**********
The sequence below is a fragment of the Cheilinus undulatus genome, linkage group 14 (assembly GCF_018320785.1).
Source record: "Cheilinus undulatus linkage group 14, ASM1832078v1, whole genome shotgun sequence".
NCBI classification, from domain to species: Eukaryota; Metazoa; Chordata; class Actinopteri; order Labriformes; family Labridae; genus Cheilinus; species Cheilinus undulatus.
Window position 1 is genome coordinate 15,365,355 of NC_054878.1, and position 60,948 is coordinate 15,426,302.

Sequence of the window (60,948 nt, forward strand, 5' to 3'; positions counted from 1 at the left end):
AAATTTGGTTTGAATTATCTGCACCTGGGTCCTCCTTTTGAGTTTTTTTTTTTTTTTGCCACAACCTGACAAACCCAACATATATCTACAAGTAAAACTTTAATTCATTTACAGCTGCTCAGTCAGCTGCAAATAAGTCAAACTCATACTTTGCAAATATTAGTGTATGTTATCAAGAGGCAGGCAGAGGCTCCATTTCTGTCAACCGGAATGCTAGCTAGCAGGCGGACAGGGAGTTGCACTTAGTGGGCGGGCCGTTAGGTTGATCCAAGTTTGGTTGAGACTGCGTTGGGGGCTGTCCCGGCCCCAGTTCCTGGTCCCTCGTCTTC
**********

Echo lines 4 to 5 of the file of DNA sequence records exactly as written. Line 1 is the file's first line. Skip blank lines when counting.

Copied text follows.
Window position 1 is genome coordinate 15,365,355 of NC_054878.1, and position 60,948 is coordinate 15,426,302.

Sequence of the window (60,948 nt, forward strand, 5' to 3'; positions counted from 1 at the left end):